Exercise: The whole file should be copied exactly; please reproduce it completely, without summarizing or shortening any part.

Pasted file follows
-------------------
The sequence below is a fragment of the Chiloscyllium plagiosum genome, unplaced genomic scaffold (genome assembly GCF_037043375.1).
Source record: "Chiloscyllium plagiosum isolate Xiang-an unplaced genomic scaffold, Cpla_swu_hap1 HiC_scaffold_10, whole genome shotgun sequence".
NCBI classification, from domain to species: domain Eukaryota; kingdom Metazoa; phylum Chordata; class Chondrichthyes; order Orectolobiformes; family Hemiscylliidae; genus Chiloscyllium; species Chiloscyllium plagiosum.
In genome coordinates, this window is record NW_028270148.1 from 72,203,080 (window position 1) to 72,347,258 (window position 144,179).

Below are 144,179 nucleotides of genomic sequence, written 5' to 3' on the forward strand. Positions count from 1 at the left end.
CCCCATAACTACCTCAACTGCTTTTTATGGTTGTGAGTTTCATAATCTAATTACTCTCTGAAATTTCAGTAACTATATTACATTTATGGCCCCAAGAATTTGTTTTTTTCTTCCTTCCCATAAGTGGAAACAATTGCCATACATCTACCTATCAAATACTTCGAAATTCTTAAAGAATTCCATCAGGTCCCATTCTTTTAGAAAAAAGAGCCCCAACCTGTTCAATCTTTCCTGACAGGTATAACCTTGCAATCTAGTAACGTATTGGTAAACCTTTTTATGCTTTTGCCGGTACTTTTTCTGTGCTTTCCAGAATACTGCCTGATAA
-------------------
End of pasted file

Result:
The sequence below is a fragment of the Chiloscyllium plagiosum genome, unplaced genomic scaffold (genome assembly GCF_037043375.1).
Source record: "Chiloscyllium plagiosum isolate Xiang-an unplaced genomic scaffold, Cpla_swu_hap1 HiC_scaffold_10, whole genome shotgun sequence".
NCBI classification, from domain to species: domain Eukaryota; kingdom Metazoa; phylum Chordata; class Chondrichthyes; order Orectolobiformes; family Hemiscylliidae; genus Chiloscyllium; species Chiloscyllium plagiosum.
In genome coordinates, this window is record NW_028270148.1 from 72,203,080 (window position 1) to 72,347,258 (window position 144,179).

Below are 144,179 nucleotides of genomic sequence, written 5' to 3' on the forward strand. Positions count from 1 at the left end.
CCCCATAACTACCTCAACTGCTTTTTATGGTTGTGAGTTTCATAATCTAATTACTCTCTGAAATTTCAGTAACTATATTACATTTATGGCCCCAAGAATTTGTTTTTTTCTTCCTTCCCATAAGTGGAAACAATTGCCATACATCTACCTATCAAATACTTCGAAATTCTTAAAGAATTCCATCAGGTCCCATTCTTTTAGAAAAAAGAGCCCCAACCTGTTCAATCTTTCCTGACAGGTATAACCTTGCAATCTAGTAACGTATTGGTAAACCTTTTTATGCTTTTGCCGGTACTTTTTCTGTGCTTTCCAGAATACTGCCTGATAA